There are a few things homeowners should know when considering replacing their home’s water filtration system. Unlike simply replacing a filter, replacing an entire filtration system will take a bit more research.
Local and Home Water Quality
Homeowners should check out the Consumer Confidence Report from their municipality to understand the levels and types of contaminants present in local water. A home’s tap water should also be tested to see what kinds of chemicals are coming into the home’s water system. A few things to look out for include:
- Bacterial contamination
- Strange taste or smell
- Floating particles and/or cloudy appearance
Armed with this knowledge, homeowners will have a better idea of what to look for in a new home water filtration system.
What’s in a Water Filtration System?
Also called Point of Entry (POE) systems, whole house water filters are installed to filter water before it reaches the heater, bringing filtered water to every faucet in the home. Each system has multiple filters with unique qualities and functions.
The first filter, a sediment pre-filter, will remove rust, sand, debris, silt, and sediment.
The next filter is typically an activated carbon filter and is responsible for removing contaminants through a process called adsorption.
A copper-zinc and mineral filter removes additional contaminants such as chlorine, heavy metals, bacteria and microorganisms.
One optional step in the water filtration process is a water softener or descaler that uses ion-exchange technology to make water softer.
A post-filter is responsible for filtering out particles as small as 0.35 microns, depending on the size of the mesh holes.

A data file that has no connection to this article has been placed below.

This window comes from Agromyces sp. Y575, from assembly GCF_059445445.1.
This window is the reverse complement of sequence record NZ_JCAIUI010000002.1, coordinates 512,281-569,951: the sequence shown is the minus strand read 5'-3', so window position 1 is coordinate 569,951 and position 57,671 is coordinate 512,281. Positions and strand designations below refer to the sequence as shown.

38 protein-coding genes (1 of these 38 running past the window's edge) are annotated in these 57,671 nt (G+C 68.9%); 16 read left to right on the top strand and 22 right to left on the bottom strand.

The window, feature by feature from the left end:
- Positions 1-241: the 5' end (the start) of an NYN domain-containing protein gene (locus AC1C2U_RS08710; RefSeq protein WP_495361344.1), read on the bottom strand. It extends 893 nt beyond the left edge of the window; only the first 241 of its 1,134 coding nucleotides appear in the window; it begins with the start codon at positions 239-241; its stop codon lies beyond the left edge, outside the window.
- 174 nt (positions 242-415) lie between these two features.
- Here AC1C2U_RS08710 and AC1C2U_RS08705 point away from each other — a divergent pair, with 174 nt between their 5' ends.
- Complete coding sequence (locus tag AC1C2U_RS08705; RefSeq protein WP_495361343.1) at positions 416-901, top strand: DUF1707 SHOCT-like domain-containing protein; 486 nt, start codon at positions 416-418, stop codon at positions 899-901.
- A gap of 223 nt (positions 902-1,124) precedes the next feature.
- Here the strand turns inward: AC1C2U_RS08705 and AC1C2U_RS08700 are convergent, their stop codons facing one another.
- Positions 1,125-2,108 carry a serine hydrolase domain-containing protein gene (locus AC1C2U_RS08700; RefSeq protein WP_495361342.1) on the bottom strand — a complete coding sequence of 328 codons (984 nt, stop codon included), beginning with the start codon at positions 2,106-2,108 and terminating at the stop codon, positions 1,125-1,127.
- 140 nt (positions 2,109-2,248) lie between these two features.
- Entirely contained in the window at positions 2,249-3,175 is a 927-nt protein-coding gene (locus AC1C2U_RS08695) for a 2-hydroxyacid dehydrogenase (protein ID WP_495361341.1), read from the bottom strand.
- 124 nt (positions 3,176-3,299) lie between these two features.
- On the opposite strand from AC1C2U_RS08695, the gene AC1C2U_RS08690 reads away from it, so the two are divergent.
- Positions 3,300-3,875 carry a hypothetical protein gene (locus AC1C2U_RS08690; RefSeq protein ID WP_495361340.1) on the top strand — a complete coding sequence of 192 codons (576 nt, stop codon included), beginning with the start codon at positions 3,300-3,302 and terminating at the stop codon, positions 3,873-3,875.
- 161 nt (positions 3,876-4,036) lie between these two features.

And finally, a UV filter can kill remaining microorganisms, viruses, and bacteria that may have slipped past the previous filters.
Key Characteristics of a POE System
When considering a whole house water filtration system, homeowners need to consider the following:
Each system produces a different volume of filtered water per minute. It’s important to measure a home’s water needs during busy times, like mornings and late evenings, to make sure the water filtration system can produce enough water when needed.
Type of filter
As mentioned in the previous section, the number and types of filters in each POE system will vary, so homeowners need to know their home’s requirements and personal preferences.
Typically the more gallons a system can filter before it needs to be replaced, the higher the cost. One benefit of a whole house filtration system is lower maintenance requirements, which can make an investment into a high-capacity POE system worthwhile.
The highest quality filters will block particles as small as 0.35 microns and are useful for highly contaminated water. Filters blocking particles larger than 1 micron, however, are the standard.
What Homeowners Should Know About POE Systems
POE systems vary widely in price, volume of water filtered per minute, and lifespan. Homeowners should take into consideration the following:
- No water filtration system can eliminate every contaminant, that’s why homeowners need to check every filter for a list of contaminants it helps remove.
- Each filtration system should be NSF-certified and follow strict standards and procedures for quality set forth by NSF International, a global provider of public health and safety-based risk management solutions.
- Understand the maintenance costs of the POE system and calculate the number of times you’ll need to replace filters.
- Some POE systems may require professional installation and maintenance — decide in advance if these additional costs are worth it for you.
When it’s time to search for a POE system, reach out to the 4 Eco Services team for eco-friendly suggestions and advice from experienced professionals.